We mourn with the citizens of Sri Lanka, appalled by the wanton bloodshed of Easter’s suicide attacks. At least 290 people were killed, four of them Americans, and 500 injured, mostly in attacks on churches and luxury hotels. And a nation still recovering from a horrific 26-year civil war that only ended in 2009 was plunged back into an era marked by fear, uncertainty and suspicion.
But the tragedy that rocked the South Asian island also resonated in America for the way it evokes our own struggle with broad themes like national security, multiculturalism, and technology.
Sri Lankan security forces apparently failed to heed detailed warnings that included names and phone numbers of the alleged plotters, a small radical Islamist group that might have been inspired by the Islamic State to commit one of the worst terrorist attacks since 9/11. The tensions there have been rooted in Sri Lanka’s multiculturalism; the nation is mostly Buddhist, with smaller numbers of Hindus, Muslims and Catholics — stark lessons in the consequences of inefficiency and intolerance.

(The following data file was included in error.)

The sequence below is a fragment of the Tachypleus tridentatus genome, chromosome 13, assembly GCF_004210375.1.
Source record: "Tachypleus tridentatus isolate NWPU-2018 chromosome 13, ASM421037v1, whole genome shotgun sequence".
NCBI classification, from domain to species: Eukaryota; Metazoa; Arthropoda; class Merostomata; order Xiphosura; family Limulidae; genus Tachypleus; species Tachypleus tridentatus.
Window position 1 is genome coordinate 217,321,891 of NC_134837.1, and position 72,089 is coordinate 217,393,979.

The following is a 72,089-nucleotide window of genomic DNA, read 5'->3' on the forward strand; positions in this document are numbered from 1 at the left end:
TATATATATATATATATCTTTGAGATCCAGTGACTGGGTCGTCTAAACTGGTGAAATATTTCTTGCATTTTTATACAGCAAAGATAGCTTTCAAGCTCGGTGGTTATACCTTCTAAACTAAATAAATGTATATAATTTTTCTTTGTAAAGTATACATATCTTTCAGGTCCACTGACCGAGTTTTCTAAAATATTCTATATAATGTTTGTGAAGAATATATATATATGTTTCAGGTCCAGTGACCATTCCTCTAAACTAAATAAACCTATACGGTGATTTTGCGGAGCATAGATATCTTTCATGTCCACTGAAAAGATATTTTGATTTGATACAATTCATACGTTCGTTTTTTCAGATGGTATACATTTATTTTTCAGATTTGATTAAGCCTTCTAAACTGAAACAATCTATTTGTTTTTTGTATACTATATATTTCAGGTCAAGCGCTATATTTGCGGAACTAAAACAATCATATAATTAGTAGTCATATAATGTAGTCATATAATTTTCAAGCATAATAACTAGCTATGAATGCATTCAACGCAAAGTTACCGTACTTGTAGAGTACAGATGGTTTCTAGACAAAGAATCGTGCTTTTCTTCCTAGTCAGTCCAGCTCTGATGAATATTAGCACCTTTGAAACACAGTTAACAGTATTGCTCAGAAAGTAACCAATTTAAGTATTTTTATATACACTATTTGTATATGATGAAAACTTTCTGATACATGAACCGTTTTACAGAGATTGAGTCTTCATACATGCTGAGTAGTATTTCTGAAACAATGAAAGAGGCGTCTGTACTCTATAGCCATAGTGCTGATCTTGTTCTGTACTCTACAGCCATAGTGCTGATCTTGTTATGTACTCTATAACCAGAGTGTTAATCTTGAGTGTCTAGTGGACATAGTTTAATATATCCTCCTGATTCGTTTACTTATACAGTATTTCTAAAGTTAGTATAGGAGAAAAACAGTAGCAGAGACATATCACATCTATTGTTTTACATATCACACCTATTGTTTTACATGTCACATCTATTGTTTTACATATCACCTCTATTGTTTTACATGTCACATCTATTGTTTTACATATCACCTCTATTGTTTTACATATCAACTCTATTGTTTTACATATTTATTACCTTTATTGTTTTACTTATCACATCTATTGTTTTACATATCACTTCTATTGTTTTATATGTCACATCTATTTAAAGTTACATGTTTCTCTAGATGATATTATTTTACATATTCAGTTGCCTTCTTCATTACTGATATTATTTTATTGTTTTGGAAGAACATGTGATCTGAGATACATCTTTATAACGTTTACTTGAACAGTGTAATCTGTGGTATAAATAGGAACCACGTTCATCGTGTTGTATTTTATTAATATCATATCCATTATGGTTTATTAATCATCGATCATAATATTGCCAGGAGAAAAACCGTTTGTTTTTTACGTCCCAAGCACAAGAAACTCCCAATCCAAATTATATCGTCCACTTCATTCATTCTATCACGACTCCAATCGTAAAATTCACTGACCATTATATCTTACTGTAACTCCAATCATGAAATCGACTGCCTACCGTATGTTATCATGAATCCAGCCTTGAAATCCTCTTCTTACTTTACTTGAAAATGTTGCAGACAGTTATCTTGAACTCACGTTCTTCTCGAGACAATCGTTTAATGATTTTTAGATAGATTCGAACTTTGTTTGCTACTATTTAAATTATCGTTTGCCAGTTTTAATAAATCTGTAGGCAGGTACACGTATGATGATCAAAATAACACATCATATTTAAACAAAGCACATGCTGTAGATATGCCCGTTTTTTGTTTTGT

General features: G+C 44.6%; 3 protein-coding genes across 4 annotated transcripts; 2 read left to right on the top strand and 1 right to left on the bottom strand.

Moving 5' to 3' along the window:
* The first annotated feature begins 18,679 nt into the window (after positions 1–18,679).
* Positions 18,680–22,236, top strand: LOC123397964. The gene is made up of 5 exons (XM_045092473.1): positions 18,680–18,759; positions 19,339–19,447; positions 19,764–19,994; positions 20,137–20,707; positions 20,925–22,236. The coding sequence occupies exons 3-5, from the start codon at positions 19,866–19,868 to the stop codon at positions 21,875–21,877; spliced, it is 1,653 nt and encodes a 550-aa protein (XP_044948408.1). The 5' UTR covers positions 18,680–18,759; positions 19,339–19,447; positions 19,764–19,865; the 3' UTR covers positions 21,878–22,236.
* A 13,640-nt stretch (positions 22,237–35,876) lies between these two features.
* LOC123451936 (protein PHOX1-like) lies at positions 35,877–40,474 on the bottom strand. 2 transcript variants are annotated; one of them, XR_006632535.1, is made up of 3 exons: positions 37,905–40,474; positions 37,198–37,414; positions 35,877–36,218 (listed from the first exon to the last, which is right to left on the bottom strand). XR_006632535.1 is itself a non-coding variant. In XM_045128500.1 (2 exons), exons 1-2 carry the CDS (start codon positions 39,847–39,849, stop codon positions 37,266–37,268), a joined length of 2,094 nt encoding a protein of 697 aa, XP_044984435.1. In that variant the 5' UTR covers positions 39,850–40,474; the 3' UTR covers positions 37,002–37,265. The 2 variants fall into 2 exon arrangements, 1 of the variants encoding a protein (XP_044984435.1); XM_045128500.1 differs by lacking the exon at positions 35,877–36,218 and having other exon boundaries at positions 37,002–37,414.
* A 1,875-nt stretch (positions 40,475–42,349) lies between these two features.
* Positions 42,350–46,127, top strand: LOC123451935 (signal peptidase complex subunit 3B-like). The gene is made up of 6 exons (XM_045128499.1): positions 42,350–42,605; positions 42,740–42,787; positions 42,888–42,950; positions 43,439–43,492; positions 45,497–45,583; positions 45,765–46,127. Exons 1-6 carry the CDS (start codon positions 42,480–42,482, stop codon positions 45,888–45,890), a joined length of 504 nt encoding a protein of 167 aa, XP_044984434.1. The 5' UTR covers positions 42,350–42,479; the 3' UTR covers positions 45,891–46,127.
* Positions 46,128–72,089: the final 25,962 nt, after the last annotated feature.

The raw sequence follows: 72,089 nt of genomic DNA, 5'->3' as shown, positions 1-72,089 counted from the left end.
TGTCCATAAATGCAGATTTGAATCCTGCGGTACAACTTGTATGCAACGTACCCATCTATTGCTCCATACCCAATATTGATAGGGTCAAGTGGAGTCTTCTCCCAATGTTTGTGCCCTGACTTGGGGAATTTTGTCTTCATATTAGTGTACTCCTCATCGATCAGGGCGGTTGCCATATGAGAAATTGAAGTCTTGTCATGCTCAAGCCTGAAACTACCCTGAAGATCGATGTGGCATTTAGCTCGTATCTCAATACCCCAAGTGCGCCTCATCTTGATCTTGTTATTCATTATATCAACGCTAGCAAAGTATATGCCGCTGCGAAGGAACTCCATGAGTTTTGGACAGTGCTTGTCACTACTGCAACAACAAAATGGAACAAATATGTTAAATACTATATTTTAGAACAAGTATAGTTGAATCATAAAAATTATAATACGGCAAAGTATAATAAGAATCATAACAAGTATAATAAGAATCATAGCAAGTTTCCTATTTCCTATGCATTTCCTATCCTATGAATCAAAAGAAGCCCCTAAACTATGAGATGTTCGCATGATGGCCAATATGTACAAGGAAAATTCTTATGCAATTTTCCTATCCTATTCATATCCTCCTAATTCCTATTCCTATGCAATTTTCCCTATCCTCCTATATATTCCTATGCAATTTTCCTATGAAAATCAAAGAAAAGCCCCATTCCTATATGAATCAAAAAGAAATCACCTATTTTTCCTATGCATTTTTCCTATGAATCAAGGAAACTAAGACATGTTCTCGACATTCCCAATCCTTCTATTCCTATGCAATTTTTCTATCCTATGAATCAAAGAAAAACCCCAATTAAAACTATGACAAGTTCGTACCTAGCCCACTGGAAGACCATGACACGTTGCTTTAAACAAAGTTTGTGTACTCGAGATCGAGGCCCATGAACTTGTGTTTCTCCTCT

After the attacks, the government shut down social media to stop the spread of misinformation and reduce the danger of more violence. But social media also can be used to combat disinformation and rumors, and it allows people to contact loved ones. And such information blackouts can morph into tools of authoritarianism. Last year in Sri Lanka, rumors on Facebook’s newsfeed played a key role in escalating tensions that led to Buddhist mob assaults on Muslims. Falsehoods on social media have been instrumental in fueling ethnic violence in other places like Indonesia, Myanmar and India.
The Easter bombings raise difficult questions about technology’s role in inflaming tensions. We also have experienced that in the United States, though not to the tragic degree seen in Sri Lanka.
We empathize with its citizens in their time of grief, and we must learn from their loss, while being thoughtful about our own challenges.